• Use of literature survey/patent information (ensuring no infringement) and other market data to determine the right quality parameters for the API and the excipients that constitute the finished dosage form.
• Careful identification and determination of the Critical Quality Attributes of the API. The impact of the excipient’s quality and process parameters on the API also need to be carefully studied via a compatibility evaluation or other such studies.
• Pre-formulation work to be documented and studied for precise impact, following which preliminary trials using the QbD study protocol will be carried out in order to arrive at a Proof of Concept dosage form that would further enable favourable comparison with the Innovator product.
• This would be followed by repeated trials to assure reproducibility and assessment of the robustness in regard to the acceptable variance in input specifications and process parameters. This also includes Formula Optimization (FO) and Process Validation (PV) exercises compliance with QbD dictates.
• Scaling up would be the next step in the Road Map though some may look at limited stability testing prior to scaling up as a useful tool for reassurance.
• Stability studies is a regulatory requirement that needs to be carried out in the intended final package. These studies are undertaken until the end of the intended shelf life in room temperature and concurrently under accelerated conditions for shorter periods of time. Occasionally, certain tests are also designed to check the robustness of the formulation.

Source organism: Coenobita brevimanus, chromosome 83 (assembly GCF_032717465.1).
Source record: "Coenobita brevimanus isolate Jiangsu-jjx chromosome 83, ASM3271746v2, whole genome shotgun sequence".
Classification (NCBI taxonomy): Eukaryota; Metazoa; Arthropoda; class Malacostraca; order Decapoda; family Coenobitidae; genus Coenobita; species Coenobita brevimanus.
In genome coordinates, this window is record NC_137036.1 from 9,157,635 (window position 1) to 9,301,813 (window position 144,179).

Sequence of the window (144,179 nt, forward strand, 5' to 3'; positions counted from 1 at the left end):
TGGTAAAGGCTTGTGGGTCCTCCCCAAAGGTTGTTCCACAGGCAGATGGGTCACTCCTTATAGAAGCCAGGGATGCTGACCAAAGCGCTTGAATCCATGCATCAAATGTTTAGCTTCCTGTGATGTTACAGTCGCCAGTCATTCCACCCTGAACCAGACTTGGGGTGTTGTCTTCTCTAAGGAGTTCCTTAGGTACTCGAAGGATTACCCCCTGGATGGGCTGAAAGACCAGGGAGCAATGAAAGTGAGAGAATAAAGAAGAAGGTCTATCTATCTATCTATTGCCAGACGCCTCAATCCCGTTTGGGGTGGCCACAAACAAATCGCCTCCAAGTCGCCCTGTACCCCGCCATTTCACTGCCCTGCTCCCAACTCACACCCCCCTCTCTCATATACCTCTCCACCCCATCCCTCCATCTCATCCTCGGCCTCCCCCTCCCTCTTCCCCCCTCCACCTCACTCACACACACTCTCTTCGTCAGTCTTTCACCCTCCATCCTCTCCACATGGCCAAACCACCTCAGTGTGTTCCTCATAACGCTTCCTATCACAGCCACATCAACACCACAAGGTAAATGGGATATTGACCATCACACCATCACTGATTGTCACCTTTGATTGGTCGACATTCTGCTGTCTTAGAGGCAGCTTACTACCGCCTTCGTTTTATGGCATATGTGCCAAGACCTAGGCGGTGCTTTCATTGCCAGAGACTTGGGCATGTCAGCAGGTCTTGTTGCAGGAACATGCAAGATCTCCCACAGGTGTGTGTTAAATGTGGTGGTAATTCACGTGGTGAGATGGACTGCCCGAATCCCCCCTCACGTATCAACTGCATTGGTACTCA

• At the end, a detailed Technology Transfer Activity Check List is prepared by a team comprising development and multi-disciplinary task force of QA, Engineering QC, Manufacturing, Regulatory, QC and packaging and implementation.
• It is advisable to document everything meticulously, from development history to a log sheet. The documentation should be undertaken not merely out of regulatory compulsion but as a useful and handy educational tool for oneself.
The above discussion is a small attempt to focus on product development and may not be seen as exhaustive by any means. It is just a preliminary step towards an important activity that plays a crucial role in the life cycle of any pharmaceutical product.
Conclusively, irrespective of the means one adopts for product development, it is pertinent to specify the critical quality attributes (CQA) for every material, whether API or an excipient to control the intended impact on the final dosage form outcome. For example, the PSD (Particle Size Distribution) and the viscosity of a Super Disintegrant is imperative to ensure consistent disintegration and further dissolution performance. For that matter, the correct polymorphic form of the API is of extreme relevance from the CQA and TPP and also for preventing oneself from unintentional trampling on existing and valid patents in some regions.
One also wishes and looks forward to QbD being used as a development strategic tool in the API manufacturing scenario as well as for critical specialty excipients which can have a telling impact on final formulation attributes.